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Spring 2014
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Room to Grow
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In 1974 the Neonatal Intensive Care Unit (NICU) at Women & Infants had one baby who weighed less than or equal to 1,000 grams, which is considered extremely low birth weight (ELBW). Now they have about 100 babies a year born in that weight category.

“We have 1,300 admissions a year [in our NICU],” says James F. Padbury, William and Mary Oh - William and Elsa Zopfi Professor of Pediatrics for Perinatal Research and pediatrician-in-chief at Women & Infants. Patients are drawn from Women & Infants’ 10,000 annual deliveries, as well as community hospitals throughout Rhode Island, Connecticut, and eastern Massachusetts. Located in the smallest state, the NICU ranges from the third to fifth largest in the country depending on the census.

Padbury says that while neonatology is a young discipline (first credentialed in 1971), major breakthroughs in treatment have made survival possible for smaller and younger infants. Now, 23-weekers have about a 45 percent chance of survival, 24-week babies like the Collins twins have a 60 percent chance, and 25-week babies – still the second trimester of pregnancy – have an 80 percent shot. The Women & Infants’ NICU has numbers better than these national averages. Padbury says in prior studies among the members of the Neonatal Intensive Care Unit Network, a consortium of university NICUs, Women & Infants (along with the University of Miami) has the best survival rate, the lowest chronic lung disease rate, and the lowest rate of cerebral palsy.

“How?” the network wanted to know. They chartered a benchmarking study and sent doctors, nurses, respiratory therapists, and other NICU professionals to all 16 participating centers looking for outcomes. But they couldn’t find a singular reason why Women & Infants’ outcomes were better.

“The difference between good and great is details,” Padbury says. “They came around looking for some hole in one. They’re not going to find it. It’s details. Less is better.”

“Less is better” is the mantra of what has come to be known nationally as the “Providence style.” Padbury says while everyone uses antenatal steroids to boost lung growth as much as possible before delivery and surfactant afterward to improve ventilation in neonates, each NICU develops its own formula for ventilation and other care. In Providence, they tread lightly.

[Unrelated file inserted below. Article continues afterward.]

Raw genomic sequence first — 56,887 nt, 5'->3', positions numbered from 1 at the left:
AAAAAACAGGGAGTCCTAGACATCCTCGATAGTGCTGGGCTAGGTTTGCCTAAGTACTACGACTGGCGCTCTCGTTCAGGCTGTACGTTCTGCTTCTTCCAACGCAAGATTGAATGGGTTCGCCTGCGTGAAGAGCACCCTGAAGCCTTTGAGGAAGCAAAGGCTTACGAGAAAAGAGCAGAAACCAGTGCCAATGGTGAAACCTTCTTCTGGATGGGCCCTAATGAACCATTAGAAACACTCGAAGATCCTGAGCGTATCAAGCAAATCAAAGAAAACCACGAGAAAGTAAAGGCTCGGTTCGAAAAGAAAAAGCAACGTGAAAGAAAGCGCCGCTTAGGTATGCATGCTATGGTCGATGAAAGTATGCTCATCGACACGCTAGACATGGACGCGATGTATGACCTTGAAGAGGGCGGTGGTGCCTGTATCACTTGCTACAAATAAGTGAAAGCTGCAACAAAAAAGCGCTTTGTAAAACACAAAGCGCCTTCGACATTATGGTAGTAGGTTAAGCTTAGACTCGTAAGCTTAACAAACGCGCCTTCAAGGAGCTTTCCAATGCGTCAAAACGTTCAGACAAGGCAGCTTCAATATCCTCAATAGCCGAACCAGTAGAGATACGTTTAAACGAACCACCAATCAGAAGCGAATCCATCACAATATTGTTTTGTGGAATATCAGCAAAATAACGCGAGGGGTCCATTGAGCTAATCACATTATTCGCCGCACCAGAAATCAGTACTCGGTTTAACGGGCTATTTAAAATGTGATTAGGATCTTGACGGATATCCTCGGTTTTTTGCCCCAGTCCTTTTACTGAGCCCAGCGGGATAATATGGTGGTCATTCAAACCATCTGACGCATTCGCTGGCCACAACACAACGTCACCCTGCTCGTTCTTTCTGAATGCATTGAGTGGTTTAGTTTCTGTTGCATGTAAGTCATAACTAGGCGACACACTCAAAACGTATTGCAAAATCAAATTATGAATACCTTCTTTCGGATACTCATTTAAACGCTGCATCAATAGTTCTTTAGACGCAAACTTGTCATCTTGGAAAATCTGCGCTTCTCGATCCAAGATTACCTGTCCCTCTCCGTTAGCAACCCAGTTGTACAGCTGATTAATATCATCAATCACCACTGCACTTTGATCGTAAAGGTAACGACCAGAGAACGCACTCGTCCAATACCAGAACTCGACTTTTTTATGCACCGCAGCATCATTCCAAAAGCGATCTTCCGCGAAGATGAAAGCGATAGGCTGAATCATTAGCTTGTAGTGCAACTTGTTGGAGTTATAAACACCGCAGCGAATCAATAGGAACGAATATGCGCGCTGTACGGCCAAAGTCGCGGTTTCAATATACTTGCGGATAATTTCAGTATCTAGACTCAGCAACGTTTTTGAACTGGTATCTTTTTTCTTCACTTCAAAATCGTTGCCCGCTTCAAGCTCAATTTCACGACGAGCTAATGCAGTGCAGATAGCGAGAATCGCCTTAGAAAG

Take, for example, a baby who has to be on a ventilator. “We think if you ventilate that child just the right way, with just the right nursing, you can get the child to calm down and breathe comfortably on the ventilator without using narcotics or other analgesics,” Padbury explains. One study found that they use one-fortieth the amount of narcotics as other nurseries studied. “We believe in (blood) transfusion as needed but just as much as is needed, no more. We do fewer blood samples and less transfusion support. We still have the shortest length of stay, and the best survival.”

Less is not better, of course, when it comes to nutrition. Padbury says they also have better postnatal growth than other centers, and he attributes that to the nutritionists who round with them and “count every calorie” to provide optimal nutrition for each infant. The inclusion of nutritionists on the team is now the standard of care.

Built in 1986 and designed for 41 children, the original NICU comprised five open bays with isolettes and warming tables lining the walls. Babies and their attendant equipment filled every inch of space, with barely enough room for a rocking chair for each mother. Over the past two decades, growth in demand has outpaced available space, Padbury says. “Our average census last year was 67, average last month was 76.”

After two years of construction and $76.8 million, Women & Infants opened a brand new wing on September 12 that boasts a two-story NICU capable of caring for 80 preemies at a time. Padbury calls it the “NICU of the future.”

Jim Padbury is principal investigator on Women & Infants' $11 million COBRE grant.
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